The risk to banks when they increase lending rates but maintain a short tenure for repayment, is to place the companies they lend to under greater strain. There must be a tipping point when an increase in interest rates beyond some hurdle actually prejudices the bank itself by making default more likely. Of course the interest rate charged to companies who borrow depends on their risk of default, and for that reason Delta is able to acquire much cheaper funding than Star Africa, but in extreme cases such as that which prevails in Zimbabwe, there has to be a limit. It can become imprudent for banks to lend at rates in excess of 20%, knowing full well that a glitch in the company’s operations will result in their being unable to meet their obligations. Indeed, banks should also be aware that the collateral these companies pledge in order to access their loans can often take a long time to be transferred, or can be worth far less than initially assumed.
The risk of companies defaulting on their loans can put a lot of strain on these banks’ balance sheets. Take the loan-to-deposit ratio of some of these institutions: Interfin has lent 108.1% of its total deposits; NMB has lent 100.4%; TN Bank is at 96.0%; Trust is at 100.1%. If a loan comprising a major component of one of these banks’ total book became non-performing – or alternatively, if a large number of small loans became non-performing at the same time – banks with high loan-to-deposit ratios may struggle to meet their depositors’ demands. Over a period like Christmas, when most peoples’ salaries are withdrawn very quickly to spend on presents, entertainment or holidays, this struggle may become evident. Whether the queues outside banks over Christmas were related to this we cannot say, although the Bankers’ Association of Zimbabwe denied this vehemently.
Some of the largest banks in terms of deposits are generally the foreign-owned banks: Barclays, Stanbic, Standard Chartered being the most notable. With the threat of indigenization looming and the general level of risk in the market, these companies are not willing to increase their loan book to ease the liquidity crisis, or lend to the banks who have high loan-to-deposit ratios. Barclays lent just 29.3% of its deposits in its latest financials, while Standard Chartered lent 58.4%.
Another factor that has left banks vulnerable is the composition of banks’ funding. Zimbabwean banks have a very narrow funding base, as the bulk of the funds are short term deposits. For example, CBZ’s deposits for the half year to June 2011, amounted to $772 million, of which $633 million is on demand and $98.8 million is for the period between 1-3 months. The few offshore credit facilities are also not cheap as the fund providers put a very high risk premium on Zimbabwe. Lending rates from these type of funds are naturally expensive as they include a risk margin designed to cover the expected losses.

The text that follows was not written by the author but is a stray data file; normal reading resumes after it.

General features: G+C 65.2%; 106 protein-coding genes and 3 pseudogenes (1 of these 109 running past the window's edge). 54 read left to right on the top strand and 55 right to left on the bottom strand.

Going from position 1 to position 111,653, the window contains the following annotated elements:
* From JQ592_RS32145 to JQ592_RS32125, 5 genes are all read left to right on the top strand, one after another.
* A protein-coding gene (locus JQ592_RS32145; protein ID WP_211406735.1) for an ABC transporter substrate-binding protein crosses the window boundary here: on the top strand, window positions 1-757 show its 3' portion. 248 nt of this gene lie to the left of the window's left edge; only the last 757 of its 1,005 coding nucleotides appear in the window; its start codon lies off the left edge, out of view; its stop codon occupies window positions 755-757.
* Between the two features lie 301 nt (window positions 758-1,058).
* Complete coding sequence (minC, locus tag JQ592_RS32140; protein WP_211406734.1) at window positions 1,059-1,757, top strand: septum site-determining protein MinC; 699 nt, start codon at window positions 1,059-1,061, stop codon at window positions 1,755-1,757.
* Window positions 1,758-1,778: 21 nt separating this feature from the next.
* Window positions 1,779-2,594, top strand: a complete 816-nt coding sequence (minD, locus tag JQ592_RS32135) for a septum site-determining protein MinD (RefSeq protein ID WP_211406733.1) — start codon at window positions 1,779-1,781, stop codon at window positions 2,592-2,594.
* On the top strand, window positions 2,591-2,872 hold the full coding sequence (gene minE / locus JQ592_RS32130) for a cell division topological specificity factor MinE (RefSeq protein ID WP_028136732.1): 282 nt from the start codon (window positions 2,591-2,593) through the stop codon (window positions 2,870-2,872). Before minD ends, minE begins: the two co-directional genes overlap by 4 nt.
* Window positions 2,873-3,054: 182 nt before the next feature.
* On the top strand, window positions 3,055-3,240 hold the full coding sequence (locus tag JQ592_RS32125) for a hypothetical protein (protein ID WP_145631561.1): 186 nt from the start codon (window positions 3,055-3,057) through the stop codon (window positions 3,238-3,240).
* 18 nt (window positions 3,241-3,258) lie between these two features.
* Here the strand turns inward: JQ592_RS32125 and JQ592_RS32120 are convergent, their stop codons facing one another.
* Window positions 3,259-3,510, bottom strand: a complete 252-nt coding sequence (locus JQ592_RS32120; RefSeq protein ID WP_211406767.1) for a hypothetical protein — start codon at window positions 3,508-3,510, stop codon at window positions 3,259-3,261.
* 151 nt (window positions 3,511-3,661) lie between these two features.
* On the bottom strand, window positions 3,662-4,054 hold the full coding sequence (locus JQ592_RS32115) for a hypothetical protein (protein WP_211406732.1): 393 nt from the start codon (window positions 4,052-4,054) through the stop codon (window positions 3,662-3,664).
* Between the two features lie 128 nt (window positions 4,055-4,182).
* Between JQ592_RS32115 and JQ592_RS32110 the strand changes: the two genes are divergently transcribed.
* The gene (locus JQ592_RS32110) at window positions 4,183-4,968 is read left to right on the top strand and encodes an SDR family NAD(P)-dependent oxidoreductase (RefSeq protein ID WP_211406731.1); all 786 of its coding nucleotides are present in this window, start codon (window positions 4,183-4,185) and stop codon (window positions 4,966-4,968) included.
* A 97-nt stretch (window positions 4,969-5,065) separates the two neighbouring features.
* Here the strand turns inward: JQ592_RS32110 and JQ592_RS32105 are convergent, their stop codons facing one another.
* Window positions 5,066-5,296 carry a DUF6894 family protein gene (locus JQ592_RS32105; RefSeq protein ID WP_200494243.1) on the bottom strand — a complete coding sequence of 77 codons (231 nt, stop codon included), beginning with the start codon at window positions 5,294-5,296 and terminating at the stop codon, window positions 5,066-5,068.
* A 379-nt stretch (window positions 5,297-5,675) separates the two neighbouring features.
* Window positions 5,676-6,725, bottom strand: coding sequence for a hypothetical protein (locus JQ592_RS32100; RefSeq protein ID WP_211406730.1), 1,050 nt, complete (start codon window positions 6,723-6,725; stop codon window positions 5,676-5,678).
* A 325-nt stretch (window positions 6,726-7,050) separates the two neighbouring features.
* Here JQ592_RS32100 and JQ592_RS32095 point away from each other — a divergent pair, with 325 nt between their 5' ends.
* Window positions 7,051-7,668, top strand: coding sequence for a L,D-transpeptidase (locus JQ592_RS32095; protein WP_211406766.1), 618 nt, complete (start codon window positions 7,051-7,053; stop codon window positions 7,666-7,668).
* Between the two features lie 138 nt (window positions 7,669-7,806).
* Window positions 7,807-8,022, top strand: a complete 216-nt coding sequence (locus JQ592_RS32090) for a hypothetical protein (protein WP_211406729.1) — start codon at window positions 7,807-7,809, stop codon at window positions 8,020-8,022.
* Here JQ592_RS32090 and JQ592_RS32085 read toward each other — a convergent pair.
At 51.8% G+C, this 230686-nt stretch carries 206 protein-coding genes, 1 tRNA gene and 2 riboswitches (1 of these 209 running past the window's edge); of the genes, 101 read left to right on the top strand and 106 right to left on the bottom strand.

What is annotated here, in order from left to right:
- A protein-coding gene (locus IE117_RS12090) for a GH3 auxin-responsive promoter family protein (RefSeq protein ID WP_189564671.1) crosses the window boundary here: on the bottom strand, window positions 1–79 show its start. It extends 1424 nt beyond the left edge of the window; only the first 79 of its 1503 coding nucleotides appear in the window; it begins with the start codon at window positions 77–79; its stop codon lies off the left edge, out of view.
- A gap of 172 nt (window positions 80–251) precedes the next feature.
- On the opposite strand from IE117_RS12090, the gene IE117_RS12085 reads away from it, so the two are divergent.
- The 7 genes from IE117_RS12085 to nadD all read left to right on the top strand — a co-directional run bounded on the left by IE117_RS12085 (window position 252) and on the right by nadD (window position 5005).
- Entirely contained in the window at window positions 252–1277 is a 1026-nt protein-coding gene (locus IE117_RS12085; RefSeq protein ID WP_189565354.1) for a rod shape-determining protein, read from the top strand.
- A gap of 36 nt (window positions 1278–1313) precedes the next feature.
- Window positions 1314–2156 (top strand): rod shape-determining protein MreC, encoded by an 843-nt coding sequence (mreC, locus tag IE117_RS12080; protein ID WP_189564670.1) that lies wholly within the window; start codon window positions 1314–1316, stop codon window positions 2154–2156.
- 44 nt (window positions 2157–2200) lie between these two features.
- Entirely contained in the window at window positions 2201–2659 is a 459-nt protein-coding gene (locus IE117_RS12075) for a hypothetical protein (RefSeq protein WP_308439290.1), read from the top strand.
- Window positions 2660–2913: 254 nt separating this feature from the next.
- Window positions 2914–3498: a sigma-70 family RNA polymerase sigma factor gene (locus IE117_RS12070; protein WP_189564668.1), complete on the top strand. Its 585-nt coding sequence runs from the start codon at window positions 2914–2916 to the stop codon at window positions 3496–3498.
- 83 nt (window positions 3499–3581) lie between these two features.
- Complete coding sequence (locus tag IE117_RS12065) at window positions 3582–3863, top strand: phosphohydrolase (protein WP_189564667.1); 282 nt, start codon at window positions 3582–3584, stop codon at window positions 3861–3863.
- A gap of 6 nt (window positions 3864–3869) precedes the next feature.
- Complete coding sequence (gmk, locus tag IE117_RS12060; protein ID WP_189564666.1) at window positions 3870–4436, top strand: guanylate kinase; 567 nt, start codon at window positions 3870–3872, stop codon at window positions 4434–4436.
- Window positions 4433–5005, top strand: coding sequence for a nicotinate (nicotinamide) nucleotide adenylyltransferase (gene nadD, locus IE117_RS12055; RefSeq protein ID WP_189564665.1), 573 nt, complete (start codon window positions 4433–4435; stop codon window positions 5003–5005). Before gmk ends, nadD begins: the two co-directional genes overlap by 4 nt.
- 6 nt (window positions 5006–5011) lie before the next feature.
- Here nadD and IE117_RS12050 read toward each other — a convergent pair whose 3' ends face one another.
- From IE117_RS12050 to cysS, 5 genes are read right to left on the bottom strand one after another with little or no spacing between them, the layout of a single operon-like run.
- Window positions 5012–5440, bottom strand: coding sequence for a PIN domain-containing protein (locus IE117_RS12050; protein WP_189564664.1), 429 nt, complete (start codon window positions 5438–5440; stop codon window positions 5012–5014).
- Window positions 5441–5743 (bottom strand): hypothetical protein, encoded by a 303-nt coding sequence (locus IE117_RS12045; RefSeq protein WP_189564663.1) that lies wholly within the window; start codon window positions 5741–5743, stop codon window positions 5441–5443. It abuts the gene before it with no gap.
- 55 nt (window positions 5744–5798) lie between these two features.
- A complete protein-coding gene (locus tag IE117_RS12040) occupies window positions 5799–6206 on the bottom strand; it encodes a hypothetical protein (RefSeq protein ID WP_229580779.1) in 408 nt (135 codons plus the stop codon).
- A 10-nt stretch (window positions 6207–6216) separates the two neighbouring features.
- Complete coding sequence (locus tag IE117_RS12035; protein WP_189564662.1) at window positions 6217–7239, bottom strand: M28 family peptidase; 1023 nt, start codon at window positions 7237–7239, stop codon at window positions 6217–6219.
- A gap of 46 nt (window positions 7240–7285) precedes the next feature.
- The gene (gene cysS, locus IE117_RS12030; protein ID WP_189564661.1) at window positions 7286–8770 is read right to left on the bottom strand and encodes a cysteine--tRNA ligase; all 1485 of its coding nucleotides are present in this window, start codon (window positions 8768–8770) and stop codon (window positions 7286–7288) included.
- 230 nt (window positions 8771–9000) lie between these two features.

The African Development Bank takes a different angle when approaching the problem of high interest rates – in their December economic review, they showed that the disparity between lending and deposit rates was widening, and this was dampening the already weak savings culture in the country. Weighted average base lending rates rose from 12.6% per annum in September to 13.1% by October at commercial banks. Merchant banks charged an unchanged but extremely high 19.6%. Three month deposit rates remained unchanged at 8.6%. The spread between lending and deposit rates in Namibia, Botswana and South Africa is said to be around 5%, compared to Zimbabwe’s massive 20%. In their report, the African Development Bank highlighted that long term bank deposits actually declined in October, reflecting the level of risk inherent in Zimbabwe’s economy.
A development likely to ease fears in the economy is the allocation of $100 million in this year’s Budget to the Reserve Bank, so that it can resume its role as a lender of last resort. This will significantly ease liquidity constraints as banks can access these funds in order to meet pressing obligations. It is unclear whether or not this money has materialized though, and we await further announcements in this regard.
Even if the RBZ is to get the $100 million, there is need to craft a lasting solution to the current crisis. Perhaps what the country needs to focus on is the creation of a credit bureau. A credit bureau will reduce the uncertainty that banks have on whether or not somebody applying for a loan is going to repay the loan or not. When a bank has information on the track record of the loan applicant in re-paying their loans it helps in the decision to lend, at a reasonable cost and lengthier tenure. With a bureau in place, decent borrowers should then see interest on their loans drop to reasonable levels.